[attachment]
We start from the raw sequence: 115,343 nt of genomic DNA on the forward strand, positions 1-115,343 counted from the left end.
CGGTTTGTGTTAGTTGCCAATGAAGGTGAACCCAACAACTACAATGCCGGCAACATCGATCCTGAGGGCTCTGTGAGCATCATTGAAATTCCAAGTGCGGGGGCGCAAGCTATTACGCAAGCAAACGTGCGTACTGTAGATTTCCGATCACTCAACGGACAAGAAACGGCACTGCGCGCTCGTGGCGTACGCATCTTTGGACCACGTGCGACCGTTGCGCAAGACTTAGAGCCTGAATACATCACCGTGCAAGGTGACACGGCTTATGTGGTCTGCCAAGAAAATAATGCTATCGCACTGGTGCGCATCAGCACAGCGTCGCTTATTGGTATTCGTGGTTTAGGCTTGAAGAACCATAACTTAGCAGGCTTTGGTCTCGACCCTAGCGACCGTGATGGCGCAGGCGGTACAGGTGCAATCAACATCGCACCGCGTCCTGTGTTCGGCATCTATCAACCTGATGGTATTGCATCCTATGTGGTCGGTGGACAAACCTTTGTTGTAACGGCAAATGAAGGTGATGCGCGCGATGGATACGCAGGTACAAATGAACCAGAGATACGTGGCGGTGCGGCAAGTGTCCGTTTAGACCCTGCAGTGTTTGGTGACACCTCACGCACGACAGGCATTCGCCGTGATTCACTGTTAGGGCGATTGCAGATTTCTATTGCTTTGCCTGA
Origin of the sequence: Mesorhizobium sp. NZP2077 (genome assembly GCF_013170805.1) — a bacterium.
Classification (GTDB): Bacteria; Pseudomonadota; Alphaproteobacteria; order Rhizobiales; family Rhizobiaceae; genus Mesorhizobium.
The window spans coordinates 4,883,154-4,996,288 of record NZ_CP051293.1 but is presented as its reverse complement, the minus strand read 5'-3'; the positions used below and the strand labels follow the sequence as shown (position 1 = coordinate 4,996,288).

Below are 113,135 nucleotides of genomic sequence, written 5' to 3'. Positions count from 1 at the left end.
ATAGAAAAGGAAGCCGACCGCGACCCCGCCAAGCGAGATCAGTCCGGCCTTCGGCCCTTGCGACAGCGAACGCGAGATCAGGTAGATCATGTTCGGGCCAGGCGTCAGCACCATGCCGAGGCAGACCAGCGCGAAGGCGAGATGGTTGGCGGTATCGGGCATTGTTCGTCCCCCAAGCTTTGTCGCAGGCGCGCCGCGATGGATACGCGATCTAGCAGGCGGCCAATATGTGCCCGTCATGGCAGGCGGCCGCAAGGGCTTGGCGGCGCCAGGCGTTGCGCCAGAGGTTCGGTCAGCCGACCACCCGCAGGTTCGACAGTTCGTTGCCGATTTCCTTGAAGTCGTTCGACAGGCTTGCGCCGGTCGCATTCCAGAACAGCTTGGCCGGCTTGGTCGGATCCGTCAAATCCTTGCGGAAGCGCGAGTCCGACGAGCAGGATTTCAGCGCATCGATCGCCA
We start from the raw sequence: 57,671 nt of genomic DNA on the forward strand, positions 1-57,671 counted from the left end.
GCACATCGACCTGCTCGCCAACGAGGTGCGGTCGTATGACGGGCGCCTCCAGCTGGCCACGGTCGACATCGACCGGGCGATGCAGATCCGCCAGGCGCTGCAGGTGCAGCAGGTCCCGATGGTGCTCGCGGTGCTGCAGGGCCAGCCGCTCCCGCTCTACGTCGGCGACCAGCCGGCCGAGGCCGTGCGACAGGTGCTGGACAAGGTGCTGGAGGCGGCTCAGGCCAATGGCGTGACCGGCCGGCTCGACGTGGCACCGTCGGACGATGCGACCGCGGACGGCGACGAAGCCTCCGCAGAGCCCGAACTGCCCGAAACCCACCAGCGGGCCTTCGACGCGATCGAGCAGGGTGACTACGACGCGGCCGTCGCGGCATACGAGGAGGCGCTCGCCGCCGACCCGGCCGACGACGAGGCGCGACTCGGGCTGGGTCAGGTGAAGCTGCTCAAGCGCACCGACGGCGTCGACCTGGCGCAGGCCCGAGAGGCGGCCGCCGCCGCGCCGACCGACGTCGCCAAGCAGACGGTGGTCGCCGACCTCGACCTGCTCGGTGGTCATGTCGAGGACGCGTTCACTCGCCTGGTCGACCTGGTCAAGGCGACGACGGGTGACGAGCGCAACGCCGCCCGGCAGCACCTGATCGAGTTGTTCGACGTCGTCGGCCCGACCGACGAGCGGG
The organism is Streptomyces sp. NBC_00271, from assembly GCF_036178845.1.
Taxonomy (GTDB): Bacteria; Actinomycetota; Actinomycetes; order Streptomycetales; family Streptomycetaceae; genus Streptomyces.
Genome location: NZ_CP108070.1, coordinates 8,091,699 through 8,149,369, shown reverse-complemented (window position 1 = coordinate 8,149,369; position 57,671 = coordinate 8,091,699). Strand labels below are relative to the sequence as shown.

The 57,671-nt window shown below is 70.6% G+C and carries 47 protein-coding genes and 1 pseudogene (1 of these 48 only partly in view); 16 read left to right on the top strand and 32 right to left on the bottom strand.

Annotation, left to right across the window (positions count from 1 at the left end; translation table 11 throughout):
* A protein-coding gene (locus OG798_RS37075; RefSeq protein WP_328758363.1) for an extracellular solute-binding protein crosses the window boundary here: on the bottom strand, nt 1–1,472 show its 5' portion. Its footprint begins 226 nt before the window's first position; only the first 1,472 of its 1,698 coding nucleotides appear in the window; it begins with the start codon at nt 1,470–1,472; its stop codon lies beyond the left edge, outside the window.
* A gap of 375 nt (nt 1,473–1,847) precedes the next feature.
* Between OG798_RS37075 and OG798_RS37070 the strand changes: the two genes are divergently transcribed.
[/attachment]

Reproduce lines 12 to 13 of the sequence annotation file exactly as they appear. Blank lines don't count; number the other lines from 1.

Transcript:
Genome location: NZ_CP108070.1, coordinates 8,091,699 through 8,149,369, shown reverse-complemented (window position 1 = coordinate 8,149,369; position 57,671 = coordinate 8,091,699). Strand labels below are relative to the sequence as shown.

The 57,671-nt window shown below is 70.6% G+C and carries 47 protein-coding genes and 1 pseudogene (1 of these 48 only partly in view); 16 read left to right on the top strand and 32 right to left on the bottom strand.